I’m working in South America this week. Our Chilean distributer is having some technical issues with one of our products that could not be resolved via conference calls. I had to leave Saturday afternoon, fly through the night and I arrived today mid-morning; this left me little time for Mass.
After I settled into my hotel, I quickly searched “Catholic Churches near me” and behold…a beautiful little parish called Santos Angeles Custodios (or Holy Guardian Angel) was about a 10 min walk from the hotel, so I caught the last half of the last Mass of the day. The walk is extra nice since it’s summer here (88F, sunny and dry)!
This is as I walked up..
What makes this more interesting is that a colleague of mine, who was supposed to be traveling with me, did not make it. There were multiple car robberies in his neighborhood Friday night and his passport was stolen out of his car, but the police caught the suspects and recovered some items, although no one knew exactly what items. After I went to Mass and said few prayers to St Anthony, I received a text from my co-worker that his passport was recovered and he will try to join me tomorrow if he can catch tonight’s flight.
You gotta just love a universal Church which is all over this world and has Saints all through the heavens!!!
Please pray for our safe travels…
He believes that we’re poor because they are rich and vice versa, that history is a successful conspiracy of evil against good, where they always win and we always lose (he is always among the poor victims and the noble losers). He has no objection to surfing through cyberspace and being on-line, while at the same time-without realizing the contradiction-loathing consumerism. When he speaks of culture he boasts, “What I know I learned from life, not from books, so my culture isn’t academic, but pragmatic.” Who is he? He is the Latin-American Idiot.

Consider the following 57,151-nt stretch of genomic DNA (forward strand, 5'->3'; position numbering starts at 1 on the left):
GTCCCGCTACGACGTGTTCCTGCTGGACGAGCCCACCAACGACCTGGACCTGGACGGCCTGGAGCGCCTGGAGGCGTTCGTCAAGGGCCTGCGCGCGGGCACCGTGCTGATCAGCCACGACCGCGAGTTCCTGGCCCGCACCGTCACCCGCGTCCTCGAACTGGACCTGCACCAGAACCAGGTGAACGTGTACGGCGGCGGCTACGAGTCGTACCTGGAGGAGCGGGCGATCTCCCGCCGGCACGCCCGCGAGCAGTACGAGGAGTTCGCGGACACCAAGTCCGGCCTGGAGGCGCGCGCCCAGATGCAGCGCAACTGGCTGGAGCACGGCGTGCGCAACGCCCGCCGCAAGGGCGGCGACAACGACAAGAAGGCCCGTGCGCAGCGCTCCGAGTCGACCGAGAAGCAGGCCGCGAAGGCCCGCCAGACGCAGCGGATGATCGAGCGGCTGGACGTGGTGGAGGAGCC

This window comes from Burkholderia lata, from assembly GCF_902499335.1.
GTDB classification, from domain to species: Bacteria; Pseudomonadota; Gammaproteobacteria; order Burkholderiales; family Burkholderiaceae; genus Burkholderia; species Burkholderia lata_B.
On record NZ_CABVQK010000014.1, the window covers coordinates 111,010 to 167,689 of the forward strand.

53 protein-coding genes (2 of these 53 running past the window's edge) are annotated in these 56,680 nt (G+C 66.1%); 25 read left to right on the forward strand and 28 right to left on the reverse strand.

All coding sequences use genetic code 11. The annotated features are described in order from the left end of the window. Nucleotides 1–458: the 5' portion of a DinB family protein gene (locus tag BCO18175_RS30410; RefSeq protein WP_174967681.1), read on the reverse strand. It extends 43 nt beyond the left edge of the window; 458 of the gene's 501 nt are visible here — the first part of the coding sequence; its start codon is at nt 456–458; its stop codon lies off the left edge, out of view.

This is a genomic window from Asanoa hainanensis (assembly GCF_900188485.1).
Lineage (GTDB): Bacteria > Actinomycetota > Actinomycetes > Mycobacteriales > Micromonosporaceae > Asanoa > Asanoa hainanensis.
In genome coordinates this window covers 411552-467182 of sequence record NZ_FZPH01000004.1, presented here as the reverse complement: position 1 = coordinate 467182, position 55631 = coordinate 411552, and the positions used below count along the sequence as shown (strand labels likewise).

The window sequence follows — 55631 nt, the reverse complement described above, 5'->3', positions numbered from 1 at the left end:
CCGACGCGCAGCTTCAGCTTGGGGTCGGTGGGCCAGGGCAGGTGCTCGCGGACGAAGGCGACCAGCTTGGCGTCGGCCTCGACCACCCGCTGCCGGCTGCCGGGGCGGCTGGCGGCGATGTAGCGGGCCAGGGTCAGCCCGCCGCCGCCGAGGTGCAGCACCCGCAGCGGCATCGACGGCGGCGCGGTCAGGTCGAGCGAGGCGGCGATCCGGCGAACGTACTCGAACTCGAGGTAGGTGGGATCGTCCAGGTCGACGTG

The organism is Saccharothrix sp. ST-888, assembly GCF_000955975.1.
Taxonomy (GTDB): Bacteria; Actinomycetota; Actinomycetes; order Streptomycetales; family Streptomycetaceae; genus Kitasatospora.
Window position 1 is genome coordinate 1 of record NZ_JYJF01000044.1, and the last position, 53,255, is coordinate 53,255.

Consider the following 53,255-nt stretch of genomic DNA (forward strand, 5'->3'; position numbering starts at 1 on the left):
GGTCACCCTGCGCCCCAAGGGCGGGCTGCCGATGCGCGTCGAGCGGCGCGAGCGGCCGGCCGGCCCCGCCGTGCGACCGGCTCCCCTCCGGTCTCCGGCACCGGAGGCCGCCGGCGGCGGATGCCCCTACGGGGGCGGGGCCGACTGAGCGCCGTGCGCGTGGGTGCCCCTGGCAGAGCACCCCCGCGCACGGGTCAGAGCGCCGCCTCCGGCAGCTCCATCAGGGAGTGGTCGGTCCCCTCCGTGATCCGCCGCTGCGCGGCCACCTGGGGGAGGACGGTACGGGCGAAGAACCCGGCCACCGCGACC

Mario Vargas Llosa, first paragraph of the foreword to Guide to the Perfect Latin American Idiot by Plinio Apuleyo Mendoza, Carlos Alberto Montaner and Alvaro Vargas Llosa (2001), which is essential reading in the current pontificate.
Tensions are mounting in Central America as Venezuelan strongman Hugo Chavez masses troops on the border with Columbia and tells his military to “prepare for war”.
The Venezuelan ambassador to Bogota, Gustavo Marquez, said that the seriousness of the situation could not be overstated and that “there is a pre-war situation in the entire region”.
Diplomatic relations between the South American neighbours are frozen and on Saturday President Chavez escalated the war of words with President Alvaro Uribe of Colombia by saying there was no chance of dialogue.
While those who are committed Chavez fans, convinced that he wants only what is best for his people and the region, may accept his claim that this escalation is necessary because Columbia has invited the US to set up military bases in their country, which Chavez sees as presaging a US invasion of Venezuela, most will see this as evidence that Chavez is seeking to establish a national enemy in order to distract his people’s attention from the economic problems the Chavez regime has inflicted on them. His ability to use Venezuelan oil revenues to buy support at home and abroad is suffering because his government-run oil companies have failed to invest in infrastructure and thus have experienced declining output over the last several years. Continue Reading